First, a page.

Dozens of disgruntled LSU fans stood in the rain Sunday afternoon waiting to retrieve their cars and lamenting what some consider the unfair practices of one Baton Rouge impound lot that has long received complaints for towing cars around campus.
It was a sad scene — the disappointment of LSU's 29-0 loss to Alabama diminished in the face of more pressing concerns for those gathered outside Riverside Towing. The lot is just south of the Mississippi River Bridge overpass near downtown Baton Rouge and the business was open Sunday from 11 a.m. to 2 p.m.
Several people waiting — mostly college students whose cars are in their parents' names — complained about the entire process, starting with the reasons their vehicles had been towed on a weekend when the influx of college football fans causes space constraints for people parking around campus.
Catherine Pruitt, a freshman at the University of Louisiana at Monroe, had come to Baton Rouge for the weekend to visit her boyfriend at LSU and watch the game. She said she left her car overnight Friday at the nearby Highland Road CVS, which is open 24 hours.
She woke up Saturday morning to find her car was gone and noticed a sign in the parking lot with information about the towing company. So she went to the impound lot Saturday afternoon and was told she would need $241 in cash and written consent from her mom, who owns the vehicle. Pruitt said she asked if her mom could give consent over the phone but was told it had to be in writing.
Pruitt spent most of the weekend dealing with her car situation and ended up missing the LSU game on Saturday. She said her boyfriend went to the game without her — which she described as "the last straw" in her decision to end the relationship.
"What else could go wrong at this point," she said while standing outside Riverside with two friends and smiling in disbelief. "All I know is this whole weekend did not go as planned. That's for sure."
Pruitt and her friends were waiting for a fax to come through from her mom that would allow the company to release her vehicle. But she said later that employees told her the information hadn't arrived by 2 p.m., meaning she would have to return Monday morning and continue the process. Pruitt was concerned she would then be charged additional storage fees.
A sign on the side of the office indicates storage costs $24 per day.
Riverside employees said the company had no comment and could not reveal how many vehicles had been towed from around LSU campus over the weekend. The employees also accused a reporter of harassing their customers and forbade the reporter from stepping foot on company property.
A Baton Rouge police officer was stationed at the entrance to the impound lot apparently for security purposes.
WBRZ-TV reported earlier this year that the company has contracts with several apartment complexes near Tiger Stadium to remove illegally parked cars, which often becomes a problem during LSU home games.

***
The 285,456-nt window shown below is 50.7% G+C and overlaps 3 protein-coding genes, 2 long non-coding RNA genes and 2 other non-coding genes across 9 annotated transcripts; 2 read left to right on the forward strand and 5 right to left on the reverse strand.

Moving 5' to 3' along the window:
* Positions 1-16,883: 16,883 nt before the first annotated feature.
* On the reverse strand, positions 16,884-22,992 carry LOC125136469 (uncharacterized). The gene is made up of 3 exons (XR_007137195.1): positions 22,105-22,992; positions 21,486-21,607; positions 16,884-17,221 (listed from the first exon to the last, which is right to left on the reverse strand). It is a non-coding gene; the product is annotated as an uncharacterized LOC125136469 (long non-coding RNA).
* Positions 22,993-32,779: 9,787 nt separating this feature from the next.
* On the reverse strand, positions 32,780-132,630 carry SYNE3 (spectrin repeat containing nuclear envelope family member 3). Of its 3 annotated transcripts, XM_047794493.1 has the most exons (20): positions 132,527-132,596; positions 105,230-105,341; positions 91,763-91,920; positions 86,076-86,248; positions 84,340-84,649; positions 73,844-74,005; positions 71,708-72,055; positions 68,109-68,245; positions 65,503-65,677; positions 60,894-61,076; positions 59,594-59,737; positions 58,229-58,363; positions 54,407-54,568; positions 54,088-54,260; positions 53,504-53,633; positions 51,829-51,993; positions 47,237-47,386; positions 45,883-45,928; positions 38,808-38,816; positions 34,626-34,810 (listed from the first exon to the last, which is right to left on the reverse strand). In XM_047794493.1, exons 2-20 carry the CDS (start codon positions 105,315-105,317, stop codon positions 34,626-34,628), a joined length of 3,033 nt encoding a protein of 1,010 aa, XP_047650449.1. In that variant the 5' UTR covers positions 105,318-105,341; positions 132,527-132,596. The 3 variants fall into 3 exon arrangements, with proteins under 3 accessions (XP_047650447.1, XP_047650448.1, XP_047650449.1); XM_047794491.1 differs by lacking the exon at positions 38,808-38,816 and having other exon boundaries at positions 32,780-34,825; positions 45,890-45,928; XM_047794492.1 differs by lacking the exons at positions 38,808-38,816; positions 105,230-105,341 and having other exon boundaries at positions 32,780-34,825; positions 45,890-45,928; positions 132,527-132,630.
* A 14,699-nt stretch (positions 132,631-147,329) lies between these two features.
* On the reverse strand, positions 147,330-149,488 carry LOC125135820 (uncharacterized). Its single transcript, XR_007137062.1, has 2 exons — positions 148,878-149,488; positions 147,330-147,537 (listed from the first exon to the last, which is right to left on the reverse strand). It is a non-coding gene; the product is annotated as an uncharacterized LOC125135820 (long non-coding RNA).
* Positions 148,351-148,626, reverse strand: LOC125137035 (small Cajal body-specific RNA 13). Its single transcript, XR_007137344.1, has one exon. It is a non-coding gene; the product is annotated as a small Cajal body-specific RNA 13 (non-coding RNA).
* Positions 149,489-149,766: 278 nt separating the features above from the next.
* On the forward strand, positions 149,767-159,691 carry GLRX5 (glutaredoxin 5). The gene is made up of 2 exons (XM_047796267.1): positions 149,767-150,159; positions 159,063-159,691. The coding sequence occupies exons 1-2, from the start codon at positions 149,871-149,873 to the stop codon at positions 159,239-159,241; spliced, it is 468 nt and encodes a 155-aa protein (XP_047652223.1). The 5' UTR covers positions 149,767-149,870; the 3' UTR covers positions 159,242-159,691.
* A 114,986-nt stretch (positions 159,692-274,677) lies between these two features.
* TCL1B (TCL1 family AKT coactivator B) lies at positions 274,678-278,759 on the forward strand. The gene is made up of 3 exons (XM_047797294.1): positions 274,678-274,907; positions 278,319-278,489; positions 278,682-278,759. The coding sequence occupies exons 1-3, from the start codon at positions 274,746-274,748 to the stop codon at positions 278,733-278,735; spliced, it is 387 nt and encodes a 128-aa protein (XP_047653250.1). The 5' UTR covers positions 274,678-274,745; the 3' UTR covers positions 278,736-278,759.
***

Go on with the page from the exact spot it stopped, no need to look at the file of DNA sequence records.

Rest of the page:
LSU freshman Robert Doerr said he parked at his friend's apartment complex after midnight on Saturday. He said the lot was full so he parked in a questionable space at the end of a row. He went to leave that afternoon to get ready for the game and couldn't find his car. He nonetheless went to the game with friends and ended up at Riverside on Sunday after calling the company multiple times and receiving only a busy signal.
His friend had dropped him off there expecting he would be able to drive himself home. But Doerr was told the vehicle couldn't be released without written consent from his dad, so he called his friend back and asked for a ride to CVS to print out the necessary paperwork.
"To have this happen on the morning of the Bama game, I just don't see the need for it. (My car) wasn't blocking anything," he said. "This is my first time being towed. … I would say the customer service is horrible."
LSU students have been complaining about Riverside Towing for years. Their frustration is no secret, thanks in part to multiple editorials in the student newspaper.
"They circle like vultures around the parking lots of Baton Rouge. They prowl like hunters up and down streets, looking for easy prey," one student wrote in a 2014 Daily Reveille editorial. "They are the Riverside Towing fleet, and they have spoiled more than one LSU student's day. … The lots in and around LSU have practically become the Wild West."
It's unclear whether Riverside Towing is making its own decisions on which vehicles to tow or acting at the request of the property owners.
A public Facebook group called "Make Riverside Towing pay" has more than 2,000 members. The group's administrator, Baton Rouge attorney Neil Sweeney, has posted numerous times over the past several years encouraging people to take action if they feel the company has towed their cars illegally.
"Predatory towing by Riverside Towing is a big problem in this town," the group's description reads. "It will not stop until the victims act."